With the snap to scale function enabled, e.g., by selecting icon 750, as the musical notes are selected 630 or entered (e.g., on a piano keyboard or other device), the entered musical notes automatically become corrected musical notes according to the designated key and type of scale 710-740 for the time period in or for which the musical notes were entered, as described above, the system compares each musical note as it is entered, to the key and type of scale 710-740 for that time period to determine 640 if the value of the musical note is valid or correct (e.g., conforms to the selected key and type of scale 710-740 parameters). If the entered musical note is in-scale (e.g., conforms to the selected key and type of scale 710-740 parameters), the system records 645 the musical note. If not, the musical note is automatically corrected 650 to (or replaced by) a nearest in-scale note in the manner described above. Once the moved musical note has been replaced by the corrected musical note, the corrected musical note is recorded 660 (e.g., for subsequent playback).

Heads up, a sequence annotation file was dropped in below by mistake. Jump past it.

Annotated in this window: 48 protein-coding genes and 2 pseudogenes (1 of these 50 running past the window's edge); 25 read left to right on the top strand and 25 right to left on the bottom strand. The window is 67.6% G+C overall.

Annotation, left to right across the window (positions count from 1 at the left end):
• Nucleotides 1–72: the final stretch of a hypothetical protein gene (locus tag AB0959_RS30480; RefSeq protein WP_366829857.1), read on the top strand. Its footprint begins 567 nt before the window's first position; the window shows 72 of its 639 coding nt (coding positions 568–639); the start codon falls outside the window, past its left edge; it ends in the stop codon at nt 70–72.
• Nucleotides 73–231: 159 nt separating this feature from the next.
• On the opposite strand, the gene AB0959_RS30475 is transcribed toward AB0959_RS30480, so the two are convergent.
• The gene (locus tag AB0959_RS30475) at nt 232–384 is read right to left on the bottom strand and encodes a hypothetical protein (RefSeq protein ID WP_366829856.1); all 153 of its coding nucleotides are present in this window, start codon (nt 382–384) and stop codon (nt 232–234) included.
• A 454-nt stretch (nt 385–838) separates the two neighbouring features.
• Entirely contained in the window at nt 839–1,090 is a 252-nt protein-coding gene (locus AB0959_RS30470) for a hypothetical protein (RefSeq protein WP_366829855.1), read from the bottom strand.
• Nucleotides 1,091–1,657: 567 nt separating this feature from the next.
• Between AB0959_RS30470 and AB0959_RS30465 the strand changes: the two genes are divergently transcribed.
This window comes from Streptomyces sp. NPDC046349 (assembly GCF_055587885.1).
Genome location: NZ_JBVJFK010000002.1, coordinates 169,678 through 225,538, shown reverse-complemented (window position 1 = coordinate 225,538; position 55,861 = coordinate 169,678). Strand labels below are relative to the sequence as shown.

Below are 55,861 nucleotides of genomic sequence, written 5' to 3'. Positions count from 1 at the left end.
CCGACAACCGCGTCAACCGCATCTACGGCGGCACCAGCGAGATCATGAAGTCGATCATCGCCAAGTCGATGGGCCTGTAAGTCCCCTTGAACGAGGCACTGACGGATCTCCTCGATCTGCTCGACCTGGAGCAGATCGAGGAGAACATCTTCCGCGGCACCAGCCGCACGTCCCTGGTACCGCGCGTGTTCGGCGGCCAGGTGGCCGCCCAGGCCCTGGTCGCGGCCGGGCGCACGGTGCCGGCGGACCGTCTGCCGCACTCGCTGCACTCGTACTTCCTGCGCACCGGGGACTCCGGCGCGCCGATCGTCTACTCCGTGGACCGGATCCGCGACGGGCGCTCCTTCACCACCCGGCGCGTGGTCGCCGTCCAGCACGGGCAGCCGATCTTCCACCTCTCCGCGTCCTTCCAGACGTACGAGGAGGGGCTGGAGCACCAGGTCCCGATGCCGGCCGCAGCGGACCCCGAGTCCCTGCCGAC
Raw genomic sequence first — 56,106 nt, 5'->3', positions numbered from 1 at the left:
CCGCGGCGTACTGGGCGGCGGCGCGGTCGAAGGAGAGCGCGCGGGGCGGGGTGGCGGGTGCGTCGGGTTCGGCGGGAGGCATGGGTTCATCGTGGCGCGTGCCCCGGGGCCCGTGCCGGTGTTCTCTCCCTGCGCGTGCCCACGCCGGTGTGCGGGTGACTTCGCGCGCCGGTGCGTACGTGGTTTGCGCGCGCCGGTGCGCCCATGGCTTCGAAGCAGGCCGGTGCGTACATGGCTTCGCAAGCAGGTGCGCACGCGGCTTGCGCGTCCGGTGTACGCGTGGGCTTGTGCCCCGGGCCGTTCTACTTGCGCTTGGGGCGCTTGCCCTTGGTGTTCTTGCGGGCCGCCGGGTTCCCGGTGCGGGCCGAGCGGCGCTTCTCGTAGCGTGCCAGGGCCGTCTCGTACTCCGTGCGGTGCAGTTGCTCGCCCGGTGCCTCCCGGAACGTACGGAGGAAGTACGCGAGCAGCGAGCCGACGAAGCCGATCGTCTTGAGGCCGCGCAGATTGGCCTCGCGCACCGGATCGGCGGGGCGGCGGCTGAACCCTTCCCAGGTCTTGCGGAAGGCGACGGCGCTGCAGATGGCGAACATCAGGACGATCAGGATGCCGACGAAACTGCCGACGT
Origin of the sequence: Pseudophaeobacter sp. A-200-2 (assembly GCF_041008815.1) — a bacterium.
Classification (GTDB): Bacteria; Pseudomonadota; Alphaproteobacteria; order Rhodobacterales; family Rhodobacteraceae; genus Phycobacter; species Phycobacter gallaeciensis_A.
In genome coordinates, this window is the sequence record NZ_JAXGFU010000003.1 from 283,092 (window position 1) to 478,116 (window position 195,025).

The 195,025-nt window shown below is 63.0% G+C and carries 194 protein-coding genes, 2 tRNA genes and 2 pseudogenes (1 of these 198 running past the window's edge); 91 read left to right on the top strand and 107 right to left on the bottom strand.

Thus, in some implementations, a user could enter musical notes into a musical keyboard in a simple scale (e.g., C Major), and the entered musical notes would automatically be adjusted according to the selected scale (e.g., F Major) without any additional user input or knowledge of music theory. Additionally, any incorrect (non-harmonic) note entered by a user would be automatically adjusted to a correct (harmonic) note without requiring any further user interaction with the system. Thus, the user would be able to have a completely harmonically correct recording of every performance.